However, the most powerful argument against the view that employee ownership improves efficiency is that new firms would tend to take this form if it improved efficiency, and many older firms would convert to employee ownership on their own, even without tax advantages from doing so. Yet despite the competitive nature of American industry, with substantial rates of entry and exit of companies, less than 10 percent of employees in the United States work in firms that have ESOPs despite the considerable tax advantages to this organizational form. This more than all the highly imperfect comparisons between the performance of ESOPs and other companies is persuasive evidence that ESOPs would not usually be more efficient. Indeed, given the tax advantages, there would be many more ESOPs if they were equally efficient
As these articles have suggested, there are a number of reasons why the idea of employee ownership is much more of an idealistic hope rather than a practical option. First, there is a basic conflict of interest between workers and management when both are the same. Management/ownership may have difficulty in making the cuts to worker roles, salaries, benefits, plant closings, etc. if ‘managers’ stand to lose by these executive decisions. Reluctance to take these reformative measures would close off credit, thus increasing the speed of the downward spiral. If a firewall has been created between management and employees in worker-owned companies to avoid conflict of interest, then there is little difference between them and traditional companies.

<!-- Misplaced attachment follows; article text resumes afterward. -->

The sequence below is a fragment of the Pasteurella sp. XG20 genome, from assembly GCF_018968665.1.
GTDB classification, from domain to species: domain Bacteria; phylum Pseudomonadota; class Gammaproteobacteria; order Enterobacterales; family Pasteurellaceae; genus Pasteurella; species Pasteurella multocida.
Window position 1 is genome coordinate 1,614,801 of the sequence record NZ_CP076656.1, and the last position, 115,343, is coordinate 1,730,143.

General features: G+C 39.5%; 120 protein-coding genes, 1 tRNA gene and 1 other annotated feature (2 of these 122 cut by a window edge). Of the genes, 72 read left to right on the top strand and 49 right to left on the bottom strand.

Third, regardless of management structure, a worker-owned company’s employees would certainly all want a say in company procedures. Yet management-by-committee rarely works in business or any other social grouping. Fourth, there is a long history of companies who put mission first and profits second. While large corporations are now going ‘green’, it is not because of socially-driven motives, but profit. Green is good these days, and consumers are already on that bandwagon. In other words, if mission can produce profit, it is good; if not, it can artificially constrain businesses from being competitive. I once worked for a company which valued means over ends – the way health goals were achieved, through a ‘participatory, respectful, inclusive’ process, was as important as the results of that process, improved health status. Mission drove the company, and it failed in its programs to improve health outcomes.